Secrets of buying for the most difficult gift recipients.
My nephews have every kids’ dream–they’re from a family of mixed religions, so they celebrate both Hanukah and Christmas. Needless to say, they get a lot of presents. So many, in fact, that they often forget to even open them all.
Thus, it’s often hard for me to give gifts that they will find special amongst the plethora of Xbox games, sports equipment, and train sets they receive. Last year, though, I nailed it.
I was in South Africa and saw these handmade drums. They were beautiful, so I knew they wouldn’t be stuffed in a closet by their parents but instead put on display. And, they were functional. I could see the boys having jam sessions for hours. And, (bonus!) the money I spent went back to help a local community in South Africa.
I’m sure we all have those people that are difficult to buy for–including family, friends, colleagues, and clients. Instead of trying to buy the latest gadget or trend, try opting for something with meaning, sends a message, or has a positive impact.
Here are a few international gift-giving hints for the notoriously most challenging people to buy for.
People who have everything.
People who have everything don’t need more stuff, so don’t even try.
Instead, give a gift that gives back. Here are a couple of ideas–give a microloan in that person’s name. You can loan a small amount of money to someone in a developing country to help jumpstart their business.
A hundred dollars can help a woman in Africa, for example, open a store in her community. The recipients have to pay the loan back over time, but the small amount can make a huge difference in helping them self-sustain.
Gifts for people who care.
Many people are becoming more aware of where their goods are coming from and are careful not to support unfair labor practices or production that negatively impacts the environment. Thankfully, it’s easier now more than ever to consume responsibly.
There are many companies out there that share where their products are sourced and have a mission to not harm the environment, like Uncommon Goods, for example.
Also, most cities have stores that only sell sustainable and organic products. (I love my hometown of Phoenix’s Local Nomad shop which sells jewelry, clothes, and collectibles). Go this route, and you’ll feel good instead of guilt with the things you buy.
Gifts for the people who want unusual things.
Not everyone wants to be part of the latest trend. They want something that’s unique and different.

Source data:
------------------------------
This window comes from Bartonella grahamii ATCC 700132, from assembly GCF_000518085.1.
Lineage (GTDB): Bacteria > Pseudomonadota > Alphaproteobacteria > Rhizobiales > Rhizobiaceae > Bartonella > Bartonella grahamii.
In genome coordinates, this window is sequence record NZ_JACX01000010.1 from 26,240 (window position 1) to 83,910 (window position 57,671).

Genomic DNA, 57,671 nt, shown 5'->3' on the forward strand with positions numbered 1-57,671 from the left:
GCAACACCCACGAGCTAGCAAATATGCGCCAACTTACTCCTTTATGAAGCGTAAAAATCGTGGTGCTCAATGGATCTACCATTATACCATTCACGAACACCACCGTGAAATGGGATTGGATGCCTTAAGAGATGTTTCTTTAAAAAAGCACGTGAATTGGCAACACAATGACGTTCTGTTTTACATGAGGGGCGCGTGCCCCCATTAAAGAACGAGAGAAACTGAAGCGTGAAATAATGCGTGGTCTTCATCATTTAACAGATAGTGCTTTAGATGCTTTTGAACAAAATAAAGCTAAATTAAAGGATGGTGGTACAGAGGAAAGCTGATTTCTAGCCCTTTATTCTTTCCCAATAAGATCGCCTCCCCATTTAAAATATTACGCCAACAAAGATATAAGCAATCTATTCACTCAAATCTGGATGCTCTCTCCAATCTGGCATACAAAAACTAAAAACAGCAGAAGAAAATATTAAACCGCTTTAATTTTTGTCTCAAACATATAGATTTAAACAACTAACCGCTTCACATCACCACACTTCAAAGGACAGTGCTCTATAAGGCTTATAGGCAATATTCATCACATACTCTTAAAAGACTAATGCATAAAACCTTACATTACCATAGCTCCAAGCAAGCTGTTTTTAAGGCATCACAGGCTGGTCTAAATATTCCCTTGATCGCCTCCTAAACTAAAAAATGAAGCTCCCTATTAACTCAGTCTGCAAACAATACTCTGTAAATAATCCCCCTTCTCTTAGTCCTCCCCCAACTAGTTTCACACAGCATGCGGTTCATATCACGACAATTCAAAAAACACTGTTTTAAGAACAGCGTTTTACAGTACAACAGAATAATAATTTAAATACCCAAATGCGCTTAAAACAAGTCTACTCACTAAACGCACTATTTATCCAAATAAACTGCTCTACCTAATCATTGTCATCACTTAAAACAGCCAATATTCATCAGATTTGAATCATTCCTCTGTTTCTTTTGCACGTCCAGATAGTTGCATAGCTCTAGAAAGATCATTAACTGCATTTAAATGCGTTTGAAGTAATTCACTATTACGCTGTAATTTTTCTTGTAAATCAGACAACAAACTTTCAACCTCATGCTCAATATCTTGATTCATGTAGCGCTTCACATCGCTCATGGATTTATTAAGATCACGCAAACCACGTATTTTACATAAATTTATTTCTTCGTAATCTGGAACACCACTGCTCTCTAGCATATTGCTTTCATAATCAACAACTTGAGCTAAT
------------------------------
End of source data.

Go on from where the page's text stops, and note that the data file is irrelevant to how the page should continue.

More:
To get ideas, tap into the experiences of your friends who travel. Ask them what they’re seeing on their trips that may be popular in other cultures or indigenous to other lands. If they’re close enough friends, they may even be able to make some purchases for you that you can reimburse them for later.
Gifts for the globetrotter.
Speaking of people who travel a lot–it seems like they can get anything they want since they seem to go everywhere.
Instead of trying to dazzle them with something unique, make what they do more pleasant.
This holiday, I’m giving essential oil sniffers as stocking stuffers to my fellow global travelers to help revive themselves when crossing many time zones. Other ideas include lightweight travel blankets, compact luggage, and silky soft pillowcases. Check out this past post for more ideas.
Gifts for everyone.
Finally, food is always a crowd pleaser. To add a twist, go international.
Shop at a local foreign restaurant or food market to assemble a basket of interesting treats from around the world. I like to hit a local Mexican restaurant to share with friends the Mexican Christmas tradition of tamales (knowing they can enjoy them during the holidays or freeze for later). Even chains like Trader Joe’s feature special European cookies and chocolates that you can sort and share with colleagues or clients.
When in doubt, go for the stomach. Food is a gift that is universally enjoyed. It can be fun, neutral, and shareable.
Make this holiday season special, fun and unique with gifts that give back or presents with a multicultural flair. Your colleagues, friends, and family will appreciate the extra effort and thought put into your holiday giving.
A version of this post was first published on Inc.